It takes 21 days to form a new habit right? Everyone knows that. Well, hold on a minute – recent research suggests that this isn’t quite accurate. Can a simple habit be formed in 21 days? Certainly. But if you look at the psychology research that was recently done to answer this specific question in “real world” situations, you see it may take quite a bit longer.
Where did the 21 days to form a habit rule come from?
Why do so many people say it takes just 21 days if that’s not the case? Well, it’s an easy mistake to make. Most Burn the Fat Blog readers have probably repeated the 21-day rule at one time in their life. I’ve done it. I mentioned “21 days to a new habit” in some of my older article.
I think the big reason is because major authority figures in personal development – including top motivational speakers – have been saying this for decades. After hearing it from our success mentors, rather than fact-checking, we just accepted it and started passing along the idea to others.
Ok then, why did these self-help authorities say 21 days? I don’t know if anyone knows for sure where it all started, but many people attribute it to Dr. Maxwell Maltz. In the 1960’s, Maltz wrote an excellent book about self-image psychology called Psycho Cybernetics. It sold tens of millions of copies, still sells today, and many of the ideas in that book have stood the test of time and are still useful today.
Some authorities however, may have misinterpreted something Maltz said. Dr. Maltz was a plastic surgeon and he noticed that after surgery, the patients didn’t adjust to their new look right away. They may have had a new face, but didn’t act like a new person yet. He wrote that it appears self-image doesn’t “gel” for 21 days. He also noticed that phantom limb pain after amputation could persist for 21 days. This is why some speculate that this could be the original source of the 21 days to a new habit idea.
Fast forward into the 1990’s and I recall seeing the 21 days idea reinforced again. Around that time, books on neuroscience started being published in droves, often written for the layperson, not just academics. As new brain imaging technologies started emerging, scientists were able to see the brain working, leading to major breakthroughs in neurology and psychology.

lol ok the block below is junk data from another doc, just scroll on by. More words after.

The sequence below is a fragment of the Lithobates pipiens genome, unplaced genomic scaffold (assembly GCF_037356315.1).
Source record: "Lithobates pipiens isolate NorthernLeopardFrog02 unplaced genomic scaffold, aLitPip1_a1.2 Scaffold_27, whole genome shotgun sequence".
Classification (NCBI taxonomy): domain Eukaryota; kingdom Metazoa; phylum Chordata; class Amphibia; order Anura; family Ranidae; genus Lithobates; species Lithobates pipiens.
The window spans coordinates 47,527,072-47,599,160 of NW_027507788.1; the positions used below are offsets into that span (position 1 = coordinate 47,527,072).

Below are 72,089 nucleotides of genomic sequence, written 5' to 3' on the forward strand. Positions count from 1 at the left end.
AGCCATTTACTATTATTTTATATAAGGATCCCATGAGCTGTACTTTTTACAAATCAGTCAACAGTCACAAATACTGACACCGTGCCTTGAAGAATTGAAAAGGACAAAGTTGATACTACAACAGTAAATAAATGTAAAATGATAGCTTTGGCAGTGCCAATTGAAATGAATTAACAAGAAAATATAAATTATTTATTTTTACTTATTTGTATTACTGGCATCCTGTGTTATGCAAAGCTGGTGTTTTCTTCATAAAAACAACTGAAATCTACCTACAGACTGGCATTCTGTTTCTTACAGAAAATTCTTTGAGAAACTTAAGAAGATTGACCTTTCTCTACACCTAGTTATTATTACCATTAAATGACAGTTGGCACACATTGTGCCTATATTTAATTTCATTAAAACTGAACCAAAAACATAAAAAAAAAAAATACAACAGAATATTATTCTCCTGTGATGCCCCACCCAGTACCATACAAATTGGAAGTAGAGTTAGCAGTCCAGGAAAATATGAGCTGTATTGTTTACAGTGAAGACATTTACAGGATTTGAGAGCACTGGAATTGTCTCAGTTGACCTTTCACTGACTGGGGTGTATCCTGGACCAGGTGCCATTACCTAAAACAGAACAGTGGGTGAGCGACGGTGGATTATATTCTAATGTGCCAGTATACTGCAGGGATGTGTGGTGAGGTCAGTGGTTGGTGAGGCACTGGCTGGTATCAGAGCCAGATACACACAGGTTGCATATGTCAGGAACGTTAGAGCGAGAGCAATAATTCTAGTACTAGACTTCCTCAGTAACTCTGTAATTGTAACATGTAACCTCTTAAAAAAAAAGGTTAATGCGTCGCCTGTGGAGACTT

One of these breakthroughs was the discovery of neuroplasticity –the way the brain can continue to change throughout life, and new neural connections can be formed and strengthened. Some of this newer research was used in discussions about habit formation, and it appeared to once again, support the old 21 days to form and strengthen a habit concept.
How long does it really take to make a habit: What the newest research says
Wherever the 21 day idea came from isn’t that important. What’s most helpful for all of us is this:
1. Learn the best ways to form new health and fitness habits
2. Get some idea of how long it might take so we can set our expectations in a realistic way and we don’t beat ourselves up if it takes longer than we thought.
We’ll come back to the question of how to form habits in future posts, and for now stick to the question of how long does it take. It turns out, some well-designed psychology research has given us new answers.
The study on how long habits take to form took place at the Health Behavior Research Center at University College in London. It was called, “How are habits formed: Modelling habit formation in the real world,” and it was published in the European Journal of Social Psychology.
The researchers recruited 96 volunteers and had each subject choose an eating, drinking or activity behavior to carry out in the same context (for example, after breakfast). Then they reported whether they carried out the behavior. What the researchers discovered was interesting:
The habit didn’t keep getting stronger indefinitely, it peaked and plateaud after a certain amount of time. The time it took participants to reach maximum habit strength ranged from 18 to 254 days! This indicated that a habit could in fact be formed in 21 days, but usually took much longer and there was great variation between individuals in how long it took.